The SNORD116 locus lies in the 15q11-13 region of paternally expressed genes implicated in Prader–Willi Syndrome (PWS), a complex disease accompanied by obesity and severe neurobehavioural disturbances. Cases of PWS patients with a deletion encompassing the SNORD116 gene cluster, but preserving the expression of flanking genes, have been described. We report a 23-year-old woman who presented clinical criteria of PWS, including the behavioural and nutritional features, obesity, developmental delay and endocrine dysfunctions with hyperghrelinemia. We found a paternally transmitted highly restricted deletion of the SNORD116 gene cluster, the shortest described to date (118 kb). This deletion was also present in the father. This finding in a human case strongly supports the current hypothesis that lack of the paternal SNORD116 gene cluster has a determinant role in the pathogenesis of PWS. Moreover, targeted analysis of the SNORD116 gene cluster, complementary to SNRPN methylation analysis, should be carried out in subjects with a phenotype suggestive of PWS.
Prader–Willi Syndrome (PWS) is a neurodevelopmental disorder caused by the lack of expression of paternal alleles in 15q11-13.1, 2 The PWS phenotype includes neonatal hypotonia, early hyperphagia, morbid obesity, short stature, hypogonadism, cognitive impairment, and behavioural and psychiatric problems. Molecular mechanisms including large deletions, maternal uniparental disomy or imprinting defects explain 98% of cases which are easily diagnosed with a SNRPN methylation analysis. The study of rare cases resulting from reciprocal translocations and atypical 15q11q12 microdeletions without methylation abnormalities has defined a critical region containing the functional PWS gene locus.3 This minimal region contains several snoRNAs gene clusters including SNORD116 and SNORD115. Mice lacking the SNORD116 orthologue display a partial PWS phenotype.4, 5 However, so far, all reported clinical cases of limited deletion of the SNORD116 cluster associated with PWS have also involved adjacent genes: SNURF-SNRPN or SNORD115.6, 7, 8, 9 We report the first case of a patient with the highly typical features of PWS who presented a restricted deletion of the SNORD116 region which did not affect the expression of SNURF-SNRPN and did not delete any portion of the SNORD115 locus.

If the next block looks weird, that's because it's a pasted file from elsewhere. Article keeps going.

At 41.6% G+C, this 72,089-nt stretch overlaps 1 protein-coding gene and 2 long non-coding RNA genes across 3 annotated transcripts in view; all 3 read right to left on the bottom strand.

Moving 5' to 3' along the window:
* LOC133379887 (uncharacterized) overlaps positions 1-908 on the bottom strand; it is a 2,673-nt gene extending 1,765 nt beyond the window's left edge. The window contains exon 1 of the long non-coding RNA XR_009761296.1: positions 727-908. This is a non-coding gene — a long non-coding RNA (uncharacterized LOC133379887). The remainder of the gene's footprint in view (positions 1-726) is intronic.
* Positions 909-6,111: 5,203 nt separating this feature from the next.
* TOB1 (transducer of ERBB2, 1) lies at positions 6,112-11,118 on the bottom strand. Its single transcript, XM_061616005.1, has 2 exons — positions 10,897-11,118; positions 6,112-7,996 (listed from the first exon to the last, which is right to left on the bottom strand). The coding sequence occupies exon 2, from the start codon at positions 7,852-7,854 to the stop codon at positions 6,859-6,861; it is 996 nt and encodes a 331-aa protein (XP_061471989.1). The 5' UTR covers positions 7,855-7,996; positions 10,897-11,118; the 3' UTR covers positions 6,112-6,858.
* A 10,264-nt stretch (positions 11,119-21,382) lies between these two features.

A girl was born after 35 weeks gestation with appropriate weight (2780 g), length (48 cm) and cranial perimeter (35 cm). Because of severe neonatal hypotonia and poor suck, she required exclusive tube feeding during the first 2 weeks of life and hospital care for 1 month. She had mild developmental delay and walked at 18 months. She had an orthoptic treatment for a strabism. Excessive aggressiveness and stubbornness were observed at 30 months. She displayed poor abstraction skills and difficulties in coping with stress and frustrations, with frequent temper tantrums. She gained excessive weight after 18 months and became obese by the age of 3 (Supplementary Figure 1Sa). Strict control of food access allowed BMI stabilisation until the age of 12. She presented frequent skin picking. Growth hormone deficiency (GHD) was diagnosed at age 9 years with low IGF-1 level (Table 1), but GH treatment was not indicated as her height was above −2 SDS. GHD was again documented at age 12 years; GH treatment was started and discontinued after 6 months by the parents. L-thyroxin was given from age 10 to 13 years due to central hypothyroidism. At age 12, the GnRH test suggested central hypogonadism. At age 16, incomplete pubertal development with no menarche required substitution with oestrogen and progesterone. The patient did not accept to perform an IQ test; however, she had a mild impairment of cognitive functions. Nevertheless she remained in mainstream education until secondary school. Adult height was −1.5 SDS (Supplementary Figure 1Sb).